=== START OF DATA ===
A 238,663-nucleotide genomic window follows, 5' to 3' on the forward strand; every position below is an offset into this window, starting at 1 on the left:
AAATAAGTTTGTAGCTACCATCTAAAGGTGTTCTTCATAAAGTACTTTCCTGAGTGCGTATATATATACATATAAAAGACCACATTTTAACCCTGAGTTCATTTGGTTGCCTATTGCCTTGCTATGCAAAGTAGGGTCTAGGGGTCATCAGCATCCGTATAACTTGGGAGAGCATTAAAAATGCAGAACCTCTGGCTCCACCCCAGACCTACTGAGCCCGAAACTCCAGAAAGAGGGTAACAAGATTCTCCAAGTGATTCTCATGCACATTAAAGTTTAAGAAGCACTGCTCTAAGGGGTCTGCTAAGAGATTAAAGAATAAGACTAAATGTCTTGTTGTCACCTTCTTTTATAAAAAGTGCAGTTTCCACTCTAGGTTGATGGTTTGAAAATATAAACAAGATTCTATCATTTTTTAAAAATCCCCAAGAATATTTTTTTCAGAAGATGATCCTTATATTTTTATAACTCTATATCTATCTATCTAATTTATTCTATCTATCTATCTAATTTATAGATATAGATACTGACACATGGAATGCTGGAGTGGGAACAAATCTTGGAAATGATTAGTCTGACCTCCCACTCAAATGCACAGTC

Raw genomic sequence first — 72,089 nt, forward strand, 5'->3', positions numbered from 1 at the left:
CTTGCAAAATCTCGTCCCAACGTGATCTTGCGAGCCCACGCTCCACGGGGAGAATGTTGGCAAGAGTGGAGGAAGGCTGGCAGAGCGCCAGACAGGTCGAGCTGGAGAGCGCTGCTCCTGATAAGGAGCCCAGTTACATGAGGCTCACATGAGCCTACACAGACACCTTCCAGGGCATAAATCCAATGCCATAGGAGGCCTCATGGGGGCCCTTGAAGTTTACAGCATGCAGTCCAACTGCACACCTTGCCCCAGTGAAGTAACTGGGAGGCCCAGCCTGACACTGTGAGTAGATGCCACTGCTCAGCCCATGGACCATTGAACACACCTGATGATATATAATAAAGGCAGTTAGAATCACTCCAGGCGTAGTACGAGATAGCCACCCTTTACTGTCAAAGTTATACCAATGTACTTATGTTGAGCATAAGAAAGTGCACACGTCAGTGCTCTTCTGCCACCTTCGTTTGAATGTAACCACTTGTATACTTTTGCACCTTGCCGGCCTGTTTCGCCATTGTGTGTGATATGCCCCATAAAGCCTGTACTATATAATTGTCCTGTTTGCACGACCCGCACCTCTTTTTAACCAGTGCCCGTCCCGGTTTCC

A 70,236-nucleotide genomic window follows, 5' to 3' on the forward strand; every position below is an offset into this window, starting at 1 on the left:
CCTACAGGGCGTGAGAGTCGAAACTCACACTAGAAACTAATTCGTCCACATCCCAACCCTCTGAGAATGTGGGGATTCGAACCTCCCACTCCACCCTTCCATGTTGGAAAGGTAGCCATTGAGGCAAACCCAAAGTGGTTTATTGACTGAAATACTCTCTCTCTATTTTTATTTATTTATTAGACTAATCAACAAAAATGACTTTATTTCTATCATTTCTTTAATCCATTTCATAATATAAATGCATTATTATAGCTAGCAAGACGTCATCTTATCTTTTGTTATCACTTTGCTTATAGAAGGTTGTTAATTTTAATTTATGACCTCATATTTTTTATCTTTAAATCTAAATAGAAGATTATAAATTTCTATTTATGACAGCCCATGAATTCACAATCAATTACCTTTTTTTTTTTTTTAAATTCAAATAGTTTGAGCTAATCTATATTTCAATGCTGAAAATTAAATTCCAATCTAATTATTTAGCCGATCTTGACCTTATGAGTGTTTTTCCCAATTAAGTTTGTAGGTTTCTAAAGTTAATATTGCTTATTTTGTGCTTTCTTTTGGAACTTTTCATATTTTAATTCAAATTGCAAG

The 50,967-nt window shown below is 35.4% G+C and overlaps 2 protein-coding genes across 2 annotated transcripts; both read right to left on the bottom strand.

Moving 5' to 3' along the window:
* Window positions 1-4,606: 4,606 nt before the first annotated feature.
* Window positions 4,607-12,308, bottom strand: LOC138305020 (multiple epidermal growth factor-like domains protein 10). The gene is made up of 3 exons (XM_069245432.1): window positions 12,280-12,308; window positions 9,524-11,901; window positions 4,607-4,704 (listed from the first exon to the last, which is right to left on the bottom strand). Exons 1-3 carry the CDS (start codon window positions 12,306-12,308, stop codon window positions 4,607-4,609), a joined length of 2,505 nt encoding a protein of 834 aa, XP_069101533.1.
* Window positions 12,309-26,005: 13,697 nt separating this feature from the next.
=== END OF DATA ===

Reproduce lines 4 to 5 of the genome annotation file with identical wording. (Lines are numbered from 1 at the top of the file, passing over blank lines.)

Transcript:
CTTGCAAAATCTCGTCCCAACGTGATCTTGCGAGCCCACGCTCCACGGGGAGAATGTTGGCAAGAGTGGAGGAAGGCTGGCAGAGCGCCAGACAGGTCGAGCTGGAGAGCGCTGCTCCTGATAAGGAGCCCAGTTACATGAGGCTCACATGAGCCTACACAGACACCTTCCAGGGCATAAATCCAATGCCATAGGAGGCCTCATGGGGGCCCTTGAAGTTTACAGCATGCAGTCCAACTGCACACCTTGCCCCAGTGAAGTAACTGGGAGGCCCAGCCTGACACTGTGAGTAGATGCCACTGCTCAGCCCATGGACCATTGAACACACCTGATGATATATAATAAAGGCAGTTAGAATCACTCCAGGCGTAGTACGAGATAGCCACCCTTTACTGTCAAAGTTATACCAATGTACTTATGTTGAGCATAAGAAAGTGCACACGTCAGTGCTCTTCTGCCACCTTCGTTTGAATGTAACCACTTGTATACTTTTGCACCTTGCCGGCCTGTTTCGCCATTGTGTGTGATATGCCCCATAAAGCCTGTACTATATAATTGTCCTGTTTGCACGACCCGCACCTCTTTTTAACCAGTGCCCGTCCCGGTTTCC

A 70,236-nucleotide genomic window follows, 5' to 3' on the forward strand; every position below is an offset into this window, starting at 1 on the left: